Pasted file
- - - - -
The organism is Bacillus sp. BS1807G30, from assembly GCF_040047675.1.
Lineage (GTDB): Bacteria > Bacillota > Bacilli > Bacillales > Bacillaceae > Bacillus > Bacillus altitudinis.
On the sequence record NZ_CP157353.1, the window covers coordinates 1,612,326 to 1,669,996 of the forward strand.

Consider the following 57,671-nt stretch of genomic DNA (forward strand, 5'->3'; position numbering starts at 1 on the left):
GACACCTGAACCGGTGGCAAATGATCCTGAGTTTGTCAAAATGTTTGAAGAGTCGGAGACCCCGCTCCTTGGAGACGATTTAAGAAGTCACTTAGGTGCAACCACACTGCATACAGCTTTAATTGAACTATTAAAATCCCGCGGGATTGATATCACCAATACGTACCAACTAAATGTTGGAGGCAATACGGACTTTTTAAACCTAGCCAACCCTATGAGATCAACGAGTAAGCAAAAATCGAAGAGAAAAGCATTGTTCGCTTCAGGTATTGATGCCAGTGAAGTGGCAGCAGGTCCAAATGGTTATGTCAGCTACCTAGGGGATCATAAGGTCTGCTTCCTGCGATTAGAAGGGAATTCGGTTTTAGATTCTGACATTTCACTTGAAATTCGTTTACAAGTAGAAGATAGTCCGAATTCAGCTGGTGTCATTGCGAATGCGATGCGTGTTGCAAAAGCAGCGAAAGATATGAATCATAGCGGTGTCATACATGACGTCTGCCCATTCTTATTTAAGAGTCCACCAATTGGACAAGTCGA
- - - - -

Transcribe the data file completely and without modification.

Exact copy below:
The organism is Bacillus sp. BS1807G30, from assembly GCF_040047675.1.
Lineage (GTDB): Bacteria > Bacillota > Bacilli > Bacillales > Bacillaceae > Bacillus > Bacillus altitudinis.
On the sequence record NZ_CP157353.1, the window covers coordinates 1,612,326 to 1,669,996 of the forward strand.

Consider the following 57,671-nt stretch of genomic DNA (forward strand, 5'->3'; position numbering starts at 1 on the left):
GACACCTGAACCGGTGGCAAATGATCCTGAGTTTGTCAAAATGTTTGAAGAGTCGGAGACCCCGCTCCTTGGAGACGATTTAAGAAGTCACTTAGGTGCAACCACACTGCATACAGCTTTAATTGAACTATTAAAATCCCGCGGGATTGATATCACCAATACGTACCAACTAAATGTTGGAGGCAATACGGACTTTTTAAACCTAGCCAACCCTATGAGATCAACGAGTAAGCAAAAATCGAAGAGAAAAGCATTGTTCGCTTCAGGTATTGATGCCAGTGAAGTGGCAGCAGGTCCAAATGGTTATGTCAGCTACCTAGGGGATCATAAGGTCTGCTTCCTGCGATTAGAAGGGAATTCGGTTTTAGATTCTGACATTTCACTTGAAATTCGTTTACAAGTAGAAGATAGTCCGAATTCAGCTGGTGTCATTGCGAATGCGATGCGTGTTGCAAAAGCAGCGAAAGATATGAATCATAGCGGTGTCATACATGACGTCTGCCCATTCTTATTTAAGAGTCCACCAATTGGACAAGTCGA